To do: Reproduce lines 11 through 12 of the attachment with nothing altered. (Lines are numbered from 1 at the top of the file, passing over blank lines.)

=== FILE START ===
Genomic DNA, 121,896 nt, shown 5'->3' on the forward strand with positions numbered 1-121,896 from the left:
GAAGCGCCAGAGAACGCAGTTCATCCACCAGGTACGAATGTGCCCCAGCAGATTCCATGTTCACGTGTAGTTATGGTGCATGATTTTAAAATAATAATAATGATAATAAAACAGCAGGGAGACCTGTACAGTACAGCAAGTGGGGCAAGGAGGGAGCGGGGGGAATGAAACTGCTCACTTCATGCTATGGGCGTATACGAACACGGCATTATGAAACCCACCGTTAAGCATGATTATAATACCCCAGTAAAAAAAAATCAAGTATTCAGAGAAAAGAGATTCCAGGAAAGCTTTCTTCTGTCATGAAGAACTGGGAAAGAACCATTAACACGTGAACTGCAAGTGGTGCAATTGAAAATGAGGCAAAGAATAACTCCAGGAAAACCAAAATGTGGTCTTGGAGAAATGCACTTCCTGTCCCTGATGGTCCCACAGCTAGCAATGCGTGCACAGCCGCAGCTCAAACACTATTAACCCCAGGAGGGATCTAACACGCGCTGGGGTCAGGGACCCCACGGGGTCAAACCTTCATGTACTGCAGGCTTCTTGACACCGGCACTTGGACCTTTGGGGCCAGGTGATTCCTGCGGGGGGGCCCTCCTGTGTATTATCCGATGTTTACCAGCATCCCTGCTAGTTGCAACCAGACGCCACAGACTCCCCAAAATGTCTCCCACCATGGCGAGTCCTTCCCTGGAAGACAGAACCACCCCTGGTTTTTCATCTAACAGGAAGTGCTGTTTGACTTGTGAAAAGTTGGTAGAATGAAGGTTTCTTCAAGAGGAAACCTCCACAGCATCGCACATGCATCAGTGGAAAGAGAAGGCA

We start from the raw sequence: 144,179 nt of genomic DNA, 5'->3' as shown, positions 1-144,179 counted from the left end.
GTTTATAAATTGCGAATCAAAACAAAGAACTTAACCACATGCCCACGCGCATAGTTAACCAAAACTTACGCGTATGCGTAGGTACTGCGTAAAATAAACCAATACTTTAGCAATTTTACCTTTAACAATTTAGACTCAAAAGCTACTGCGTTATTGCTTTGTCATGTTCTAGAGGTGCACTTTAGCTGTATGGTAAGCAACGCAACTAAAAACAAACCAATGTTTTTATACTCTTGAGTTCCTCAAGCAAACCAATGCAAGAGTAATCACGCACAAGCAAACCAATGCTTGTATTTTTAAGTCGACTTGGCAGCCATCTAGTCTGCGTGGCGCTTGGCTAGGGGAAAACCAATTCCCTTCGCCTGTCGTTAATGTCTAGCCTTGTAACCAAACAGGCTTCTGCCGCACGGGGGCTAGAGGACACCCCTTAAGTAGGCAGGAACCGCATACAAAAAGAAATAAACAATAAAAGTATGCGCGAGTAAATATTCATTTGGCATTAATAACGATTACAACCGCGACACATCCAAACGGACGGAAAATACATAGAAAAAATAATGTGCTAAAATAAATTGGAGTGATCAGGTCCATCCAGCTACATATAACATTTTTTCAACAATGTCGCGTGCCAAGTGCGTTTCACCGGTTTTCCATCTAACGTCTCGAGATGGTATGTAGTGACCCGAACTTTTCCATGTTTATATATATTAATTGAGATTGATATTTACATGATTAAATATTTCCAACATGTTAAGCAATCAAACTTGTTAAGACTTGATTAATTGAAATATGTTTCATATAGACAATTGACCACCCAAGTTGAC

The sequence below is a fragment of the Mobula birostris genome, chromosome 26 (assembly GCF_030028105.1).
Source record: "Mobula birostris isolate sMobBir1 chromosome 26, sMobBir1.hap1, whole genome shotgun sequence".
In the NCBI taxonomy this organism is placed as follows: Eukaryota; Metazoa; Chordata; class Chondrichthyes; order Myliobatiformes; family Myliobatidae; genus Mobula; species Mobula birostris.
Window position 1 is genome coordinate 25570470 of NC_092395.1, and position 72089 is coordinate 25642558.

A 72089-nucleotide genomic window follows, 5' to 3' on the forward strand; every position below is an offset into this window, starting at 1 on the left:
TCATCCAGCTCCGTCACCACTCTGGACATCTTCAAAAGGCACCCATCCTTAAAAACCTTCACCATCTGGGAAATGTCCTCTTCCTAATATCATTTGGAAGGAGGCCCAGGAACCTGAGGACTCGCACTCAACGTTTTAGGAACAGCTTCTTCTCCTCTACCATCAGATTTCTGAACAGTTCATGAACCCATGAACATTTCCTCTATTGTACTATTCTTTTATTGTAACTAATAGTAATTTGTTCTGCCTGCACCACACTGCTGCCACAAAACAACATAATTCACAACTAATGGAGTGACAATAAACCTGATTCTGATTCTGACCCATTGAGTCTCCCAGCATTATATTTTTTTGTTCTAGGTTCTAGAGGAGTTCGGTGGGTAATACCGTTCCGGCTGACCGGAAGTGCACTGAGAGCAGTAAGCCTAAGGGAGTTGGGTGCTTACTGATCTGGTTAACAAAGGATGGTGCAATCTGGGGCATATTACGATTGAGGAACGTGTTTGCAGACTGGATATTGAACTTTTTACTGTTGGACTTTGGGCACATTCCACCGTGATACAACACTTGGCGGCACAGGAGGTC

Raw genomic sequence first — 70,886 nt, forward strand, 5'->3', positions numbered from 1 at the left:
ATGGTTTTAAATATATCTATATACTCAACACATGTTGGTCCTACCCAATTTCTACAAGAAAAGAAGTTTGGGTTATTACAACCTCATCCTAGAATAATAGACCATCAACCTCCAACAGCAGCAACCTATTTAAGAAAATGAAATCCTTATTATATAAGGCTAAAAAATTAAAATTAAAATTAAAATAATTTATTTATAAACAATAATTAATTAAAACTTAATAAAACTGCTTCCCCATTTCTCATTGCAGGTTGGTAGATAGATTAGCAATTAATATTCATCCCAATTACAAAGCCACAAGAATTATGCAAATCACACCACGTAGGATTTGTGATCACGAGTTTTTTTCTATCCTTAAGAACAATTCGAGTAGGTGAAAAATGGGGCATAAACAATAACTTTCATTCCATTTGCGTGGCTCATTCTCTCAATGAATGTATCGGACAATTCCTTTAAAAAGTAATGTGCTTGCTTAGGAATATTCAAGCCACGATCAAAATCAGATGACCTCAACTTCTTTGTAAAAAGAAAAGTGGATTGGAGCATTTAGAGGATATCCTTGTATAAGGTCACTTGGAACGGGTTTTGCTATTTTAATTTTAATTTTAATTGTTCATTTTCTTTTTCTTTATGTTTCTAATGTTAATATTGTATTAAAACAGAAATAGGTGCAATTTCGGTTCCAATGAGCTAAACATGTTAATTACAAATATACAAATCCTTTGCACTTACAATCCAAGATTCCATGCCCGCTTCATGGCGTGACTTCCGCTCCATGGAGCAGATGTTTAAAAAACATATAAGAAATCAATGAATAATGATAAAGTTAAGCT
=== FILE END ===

Raw genomic sequence first — 70,886 nt, forward strand, 5'->3', positions numbered from 1 at the left:
ATGGTTTTAAATATATCTATATACTCAACACATGTTGGTCCTACCCAATTTCTACAAGAAAAGAAGTTTGGGTTATTACAACCTCATCCTAGAATAATAGACCATCAACCTCCAACAGCAGCAACCTATTTAAGAAAATGAAATCCTTATTATATAAGGCTAAAAAATTAAAATTAAAATTAAAATAATTTATTTATAAACAATAATTAATTAAAACTTAATAAAACTGCTTCCCCATTTCTCATTGCAGGTTGGTAGATAGATTAGCAATTAATATTCATCCCAATTACAAAGCCACAAGAATTATGCAAATCACACCACGTAGGATTTGTGATCACGAGTTTTTTTCTATCCTTAAGAACAATTCGAGTAGGTGAAAAATGGGGCATAAACAATAACTTTCATTCCATTTGCGTGGCTCATTCTCTCAATGAATGTATCGGACAATTCCTTTAAAAAGTAATGTGCTTGCTTAGGAATATTCAAGCCACGATCAAAATCAGATGACCTCAACTTCTTTGTAAAAAGAAAAGTGGATTGGAGCATTTAGAGGATATCCTTGTATAAGGTCACTTGGAACGGGTTTTGCTATTTTAATTTTAATTTTAATTGTTCATTTTCTTTTTCTTTATGTTTCTAATGTTAATATTGTATTAAAACAGAAATAGGTGCAATTTCGGTTCCAATGAGCTAAACATGTTAATTACAAATATACAAATCCTTTGCACTTACAATCCAAGATTCCATGCCCGCTTCATGGCGTGACTTCCGCTCCATGGAGCAGATGTTTAAAAAACATATAAGAAATCAATGAATAATGATAAAGTTAAGCT